Setting tasty expectations

Is it scripting — or coincidence?

I was at two Whole Foods Markets in the past week — in Hingham, Mass., and Cranston, R.I. — and had two similar, friendly exchanges with the check out clerks.

As the clerk scanned a particular item, he (men in both cases) asked me a casual question. It went something like this:

Clerk: "Have you tried that before?"

Me: "No, first time."

Clerk (enthusiastically, but very genuine): "It's amazing. You're going to love it. And it's so tasty, especially for being something so quick and easy to make."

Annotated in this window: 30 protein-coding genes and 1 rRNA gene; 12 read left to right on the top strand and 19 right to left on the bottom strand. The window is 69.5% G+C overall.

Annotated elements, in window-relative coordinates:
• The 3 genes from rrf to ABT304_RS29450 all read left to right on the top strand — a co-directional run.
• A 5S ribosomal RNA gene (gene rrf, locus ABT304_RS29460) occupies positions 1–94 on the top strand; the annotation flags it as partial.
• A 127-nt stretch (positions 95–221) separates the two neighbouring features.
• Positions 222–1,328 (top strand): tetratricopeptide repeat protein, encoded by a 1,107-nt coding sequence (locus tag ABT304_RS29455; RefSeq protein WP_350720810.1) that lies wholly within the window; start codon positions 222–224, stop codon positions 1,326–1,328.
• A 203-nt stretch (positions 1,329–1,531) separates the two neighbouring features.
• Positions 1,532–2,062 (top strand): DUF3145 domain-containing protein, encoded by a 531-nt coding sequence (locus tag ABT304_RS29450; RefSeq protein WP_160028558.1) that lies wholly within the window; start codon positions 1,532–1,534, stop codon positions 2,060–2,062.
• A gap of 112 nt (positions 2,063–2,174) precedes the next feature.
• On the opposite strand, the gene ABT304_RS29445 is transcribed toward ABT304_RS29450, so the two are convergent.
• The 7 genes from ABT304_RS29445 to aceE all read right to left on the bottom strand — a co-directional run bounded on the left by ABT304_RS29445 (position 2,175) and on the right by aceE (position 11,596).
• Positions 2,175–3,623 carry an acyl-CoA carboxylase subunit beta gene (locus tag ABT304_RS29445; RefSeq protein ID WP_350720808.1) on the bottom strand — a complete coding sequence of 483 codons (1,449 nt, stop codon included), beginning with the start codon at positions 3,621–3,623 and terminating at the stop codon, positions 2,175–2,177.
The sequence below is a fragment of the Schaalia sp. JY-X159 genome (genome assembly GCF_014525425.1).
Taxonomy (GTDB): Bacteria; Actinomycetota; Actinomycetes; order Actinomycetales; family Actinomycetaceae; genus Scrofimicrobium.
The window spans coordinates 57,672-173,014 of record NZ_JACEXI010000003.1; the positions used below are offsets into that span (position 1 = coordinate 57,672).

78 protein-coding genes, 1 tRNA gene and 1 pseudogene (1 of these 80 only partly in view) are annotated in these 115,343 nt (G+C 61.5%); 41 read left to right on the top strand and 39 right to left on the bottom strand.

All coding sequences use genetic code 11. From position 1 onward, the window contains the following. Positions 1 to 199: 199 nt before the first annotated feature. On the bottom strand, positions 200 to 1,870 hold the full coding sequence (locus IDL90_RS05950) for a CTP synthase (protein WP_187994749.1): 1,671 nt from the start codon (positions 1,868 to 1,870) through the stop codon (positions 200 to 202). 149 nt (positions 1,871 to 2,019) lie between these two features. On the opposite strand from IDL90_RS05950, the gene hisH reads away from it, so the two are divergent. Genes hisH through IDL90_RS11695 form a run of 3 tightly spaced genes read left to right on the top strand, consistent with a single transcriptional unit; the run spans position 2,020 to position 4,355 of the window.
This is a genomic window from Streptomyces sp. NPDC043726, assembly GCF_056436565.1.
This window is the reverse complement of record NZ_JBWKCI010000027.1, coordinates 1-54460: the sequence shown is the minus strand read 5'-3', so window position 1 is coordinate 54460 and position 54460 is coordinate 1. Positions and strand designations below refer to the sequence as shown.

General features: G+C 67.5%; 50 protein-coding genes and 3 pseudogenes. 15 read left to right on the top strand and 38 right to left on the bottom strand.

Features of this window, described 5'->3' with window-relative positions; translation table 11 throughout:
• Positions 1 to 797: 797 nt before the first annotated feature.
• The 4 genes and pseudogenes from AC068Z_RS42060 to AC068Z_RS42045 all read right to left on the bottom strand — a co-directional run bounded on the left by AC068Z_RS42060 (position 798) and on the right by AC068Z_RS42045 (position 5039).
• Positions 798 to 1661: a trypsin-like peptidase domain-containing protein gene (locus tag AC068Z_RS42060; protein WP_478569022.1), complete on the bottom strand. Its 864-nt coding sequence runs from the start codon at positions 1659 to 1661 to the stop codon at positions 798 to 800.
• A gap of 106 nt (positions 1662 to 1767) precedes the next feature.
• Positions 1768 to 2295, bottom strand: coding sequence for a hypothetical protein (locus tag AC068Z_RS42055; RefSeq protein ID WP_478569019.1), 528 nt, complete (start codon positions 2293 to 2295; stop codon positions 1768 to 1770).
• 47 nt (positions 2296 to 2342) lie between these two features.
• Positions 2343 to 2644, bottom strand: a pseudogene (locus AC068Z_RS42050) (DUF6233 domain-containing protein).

Me (now eagerly awaiting to try it): "Sounds great!"

That was it. Some seemingly benign banter. But it was all about setting my expectations.

Health care struggles with setting expectations and it is reflected in patient satisfaction scores. An easy fix — and one that every patient and their family would welcome — is a little more frequent communication from caregivers, especially setting expectations for what is about to occur.

And when you don't set expectations, you don't have an opportunity to exceed them! 

So whether by scripting or coincidence — or better yet, culture — these two Whole Foods employees exceeded my shopping expectations.